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Design and Technology

At Anston Hillcrest Primary School, we believe that design and technology helps to prepare children for the developing world and encourages them to become curious and creative problem-solvers, both as individuals and as part of a team.


Through the study of design and technology, they combine practical skills with an understanding of aesthetic, social and environmental issues. Design and technology helps all children to become discerning and informed consumers and potential innovators. It provides children with a greater awareness and understanding of how everyday products are designed and made.


Our aims are:

  • to develop imaginative thinking in children and to enable them to talk about what they like and dislike when designing and making;

  • to enable children to talk about how things work, and to draw and model their ideas;

  • to encourage children to select appropriate tools and techniques for making a product, whilst following safe procedures;

  • to foster enjoyment, satisfaction and purpose in designing and making;

  • to use ICT software to assist our designing and learning.


Teaching and Learning

We use a variety of teaching and learning styles in design and technology lessons. Teachers ensure that the children apply their knowledge and understanding when developing ideas, planning, making products and evaluating them.


We do this through a mixture of whole class teaching and individual/group activities. All children’s ideas are treated with respect and they are encouraged to critically evaluate their own work and that of others. They have the opportunity to use a wide range of materials and resources, including ICT.


We teach design and technology to all pupils, whatever their ability, and provide learning opportunities that enable them to make progress. We do this by setting suitable learning challenges and respond to each child’s needs. We strive to support individual needs and enable children to achieve their full potential through appropriate challenge and questioning.


Children are encouraged to think and work independently and collaboratively evaluating, extending and improving their ideas.


The Curriculum

Children are given the opportunity to work within three main areas of development during each topic:


  • investigative tasks including analysing existing products;

  • focused practical tasks allowing children to learn, practice and develop key skills;

  • design and make assignments allowing children to apply their knowledge, skills and understanding when developing their ideas and creations.


In EYFS, we develop children’s skills, knowledge and understanding of the world around them as an integral part of our work. Planning relates to children’s current knowledge, skills and interests and links to the objectives set out in the Early Learning Goals.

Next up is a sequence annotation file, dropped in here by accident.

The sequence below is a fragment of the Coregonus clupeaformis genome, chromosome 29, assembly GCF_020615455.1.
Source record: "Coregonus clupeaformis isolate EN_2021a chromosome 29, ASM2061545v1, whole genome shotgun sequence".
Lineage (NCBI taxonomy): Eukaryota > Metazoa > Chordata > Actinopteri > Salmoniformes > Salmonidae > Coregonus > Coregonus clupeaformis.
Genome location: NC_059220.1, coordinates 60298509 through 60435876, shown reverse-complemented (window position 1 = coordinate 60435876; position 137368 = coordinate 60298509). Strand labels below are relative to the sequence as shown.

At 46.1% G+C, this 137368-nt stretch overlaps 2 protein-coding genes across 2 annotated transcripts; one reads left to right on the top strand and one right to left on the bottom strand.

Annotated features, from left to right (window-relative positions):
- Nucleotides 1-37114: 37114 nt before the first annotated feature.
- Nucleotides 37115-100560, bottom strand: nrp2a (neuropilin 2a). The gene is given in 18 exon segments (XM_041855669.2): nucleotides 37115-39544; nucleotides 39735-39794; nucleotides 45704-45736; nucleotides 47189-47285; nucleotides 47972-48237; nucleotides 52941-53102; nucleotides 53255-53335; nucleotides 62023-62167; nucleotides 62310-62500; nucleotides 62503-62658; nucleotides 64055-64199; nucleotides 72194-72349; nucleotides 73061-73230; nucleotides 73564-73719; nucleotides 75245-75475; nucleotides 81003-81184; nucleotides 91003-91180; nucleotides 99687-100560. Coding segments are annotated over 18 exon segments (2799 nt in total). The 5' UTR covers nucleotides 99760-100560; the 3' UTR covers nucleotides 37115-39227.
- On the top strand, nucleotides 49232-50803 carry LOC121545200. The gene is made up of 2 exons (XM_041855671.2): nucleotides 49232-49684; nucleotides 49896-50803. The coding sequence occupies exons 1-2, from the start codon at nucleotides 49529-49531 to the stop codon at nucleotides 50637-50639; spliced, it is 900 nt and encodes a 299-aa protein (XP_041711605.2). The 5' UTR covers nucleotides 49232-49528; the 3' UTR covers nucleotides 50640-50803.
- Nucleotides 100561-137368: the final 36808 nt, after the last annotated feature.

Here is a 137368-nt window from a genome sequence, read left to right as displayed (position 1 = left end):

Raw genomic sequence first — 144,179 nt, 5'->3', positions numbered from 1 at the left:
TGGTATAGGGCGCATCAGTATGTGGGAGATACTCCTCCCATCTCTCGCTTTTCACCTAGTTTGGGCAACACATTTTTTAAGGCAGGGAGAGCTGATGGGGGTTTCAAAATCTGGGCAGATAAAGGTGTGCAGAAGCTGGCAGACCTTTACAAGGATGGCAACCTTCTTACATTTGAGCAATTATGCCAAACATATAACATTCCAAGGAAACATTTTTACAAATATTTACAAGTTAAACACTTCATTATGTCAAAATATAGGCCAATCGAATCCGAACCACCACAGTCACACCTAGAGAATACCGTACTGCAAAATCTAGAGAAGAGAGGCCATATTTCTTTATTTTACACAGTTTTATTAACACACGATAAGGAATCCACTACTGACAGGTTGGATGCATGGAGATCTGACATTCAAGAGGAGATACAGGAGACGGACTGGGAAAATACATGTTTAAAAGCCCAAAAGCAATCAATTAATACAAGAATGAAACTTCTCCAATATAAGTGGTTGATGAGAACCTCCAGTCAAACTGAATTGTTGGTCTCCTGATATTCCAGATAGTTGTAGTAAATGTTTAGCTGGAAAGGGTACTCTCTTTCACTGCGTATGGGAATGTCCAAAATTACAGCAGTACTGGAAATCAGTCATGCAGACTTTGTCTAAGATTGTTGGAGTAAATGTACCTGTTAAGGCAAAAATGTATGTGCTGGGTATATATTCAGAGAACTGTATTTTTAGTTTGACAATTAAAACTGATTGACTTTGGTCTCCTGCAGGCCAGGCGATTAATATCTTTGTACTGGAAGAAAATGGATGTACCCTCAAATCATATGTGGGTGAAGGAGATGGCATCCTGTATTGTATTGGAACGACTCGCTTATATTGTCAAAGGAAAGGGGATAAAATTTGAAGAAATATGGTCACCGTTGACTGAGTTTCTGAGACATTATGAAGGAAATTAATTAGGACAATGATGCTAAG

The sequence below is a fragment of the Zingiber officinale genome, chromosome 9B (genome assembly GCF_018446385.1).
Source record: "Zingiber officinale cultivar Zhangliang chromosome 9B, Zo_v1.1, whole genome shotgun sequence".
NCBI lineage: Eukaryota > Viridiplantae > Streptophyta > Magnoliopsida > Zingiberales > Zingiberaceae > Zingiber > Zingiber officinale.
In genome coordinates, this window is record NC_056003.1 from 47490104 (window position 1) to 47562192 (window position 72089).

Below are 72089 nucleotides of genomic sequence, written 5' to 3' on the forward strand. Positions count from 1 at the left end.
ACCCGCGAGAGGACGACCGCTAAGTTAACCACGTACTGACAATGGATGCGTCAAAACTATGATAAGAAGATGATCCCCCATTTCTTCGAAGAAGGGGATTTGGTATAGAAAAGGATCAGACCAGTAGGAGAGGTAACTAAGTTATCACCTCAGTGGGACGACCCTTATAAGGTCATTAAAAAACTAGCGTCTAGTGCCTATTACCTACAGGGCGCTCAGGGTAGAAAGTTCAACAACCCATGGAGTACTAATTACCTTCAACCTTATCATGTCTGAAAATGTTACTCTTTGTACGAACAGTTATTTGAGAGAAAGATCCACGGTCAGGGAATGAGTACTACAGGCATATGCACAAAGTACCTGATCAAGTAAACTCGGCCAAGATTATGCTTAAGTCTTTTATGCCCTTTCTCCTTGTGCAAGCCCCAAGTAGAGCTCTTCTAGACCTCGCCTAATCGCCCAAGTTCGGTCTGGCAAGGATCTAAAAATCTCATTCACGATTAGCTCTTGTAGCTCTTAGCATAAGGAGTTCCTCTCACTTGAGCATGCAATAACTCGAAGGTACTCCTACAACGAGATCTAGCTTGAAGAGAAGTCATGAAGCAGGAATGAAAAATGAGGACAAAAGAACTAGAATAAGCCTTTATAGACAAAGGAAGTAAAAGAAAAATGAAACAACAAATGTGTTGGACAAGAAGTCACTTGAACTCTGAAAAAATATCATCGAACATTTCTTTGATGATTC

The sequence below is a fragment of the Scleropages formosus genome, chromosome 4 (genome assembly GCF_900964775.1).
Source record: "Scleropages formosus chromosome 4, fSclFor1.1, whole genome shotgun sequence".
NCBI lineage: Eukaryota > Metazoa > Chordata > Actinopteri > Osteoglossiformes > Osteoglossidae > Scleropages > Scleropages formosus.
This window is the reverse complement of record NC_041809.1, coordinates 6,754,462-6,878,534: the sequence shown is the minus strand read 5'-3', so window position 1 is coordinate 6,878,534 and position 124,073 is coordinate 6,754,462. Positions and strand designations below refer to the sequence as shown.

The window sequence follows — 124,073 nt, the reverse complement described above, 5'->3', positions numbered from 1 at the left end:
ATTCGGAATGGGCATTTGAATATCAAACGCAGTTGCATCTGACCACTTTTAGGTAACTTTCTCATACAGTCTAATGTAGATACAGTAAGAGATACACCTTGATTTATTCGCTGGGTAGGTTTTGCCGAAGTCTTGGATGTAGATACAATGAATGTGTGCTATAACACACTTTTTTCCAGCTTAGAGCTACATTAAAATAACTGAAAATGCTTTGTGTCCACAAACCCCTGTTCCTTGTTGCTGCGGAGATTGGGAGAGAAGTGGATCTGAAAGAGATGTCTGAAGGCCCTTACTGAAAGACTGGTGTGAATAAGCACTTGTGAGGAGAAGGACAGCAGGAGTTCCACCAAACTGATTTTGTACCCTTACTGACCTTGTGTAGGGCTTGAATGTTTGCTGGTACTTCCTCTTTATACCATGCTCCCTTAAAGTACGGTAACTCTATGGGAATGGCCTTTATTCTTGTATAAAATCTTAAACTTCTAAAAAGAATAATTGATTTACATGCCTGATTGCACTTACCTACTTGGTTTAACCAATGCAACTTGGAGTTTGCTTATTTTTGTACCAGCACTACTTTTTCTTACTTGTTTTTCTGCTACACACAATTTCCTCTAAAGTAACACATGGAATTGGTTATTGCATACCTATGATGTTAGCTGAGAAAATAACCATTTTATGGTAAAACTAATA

Early skills include:

  • asking questions about how things work;

  • investigating and using a variety of construction kits, materials, tools and products;

  • developing making skills;

  • handling appropriate tools and construction material safely, with increasing control.


Across Key Stages 1 and 2, we plan design and technology activities so that they build upon prior learning of the children. We give children of all abilities the opportunity to develop their skills, knowledge and understanding and ensuring progressive challenge, breadth and depth to their design and making.  The units are focused on the following areas:


  • cooking and nutrition;

  • materials;

  • construction including mechanics.


The planning is completed through a cross curricular approach ensuring that design technology has a link to the topic/s being studied.


Subjects such as English, Maths, Science and Computing are reinforced through design and technology by giving children the opportunity to:

  • apply methods of calculation and measurement to real life situations;

  • write plans, instructions, rationales and evaluations;

  • articulate ideas and compare and contrast their views with others;

  • discuss views and clarify design ideas;

  • use a range of increasingly technical vocabulary;

  • apply scientific knowledge to designs and inventions;

  • use a range of resources including computer design.



In design and technology, teachers assess children’s progress by making observations during lessons and discussions, marking workbooks and evaluating end products.  Teachers make progress judgements against learning objectives and staged success criteria.


At the end of a unit, children review their own and each other’s work, focusing upon an evaluation of the finished product and how effectively it meets the learning objective.


Due to the practical nature of design and technology, evidence of work undertaken by children can be in the form of teacher’s notes or as a photographic record.  Samples of the design process and end product are also valuable evidence.

DT Policy

DT Progression

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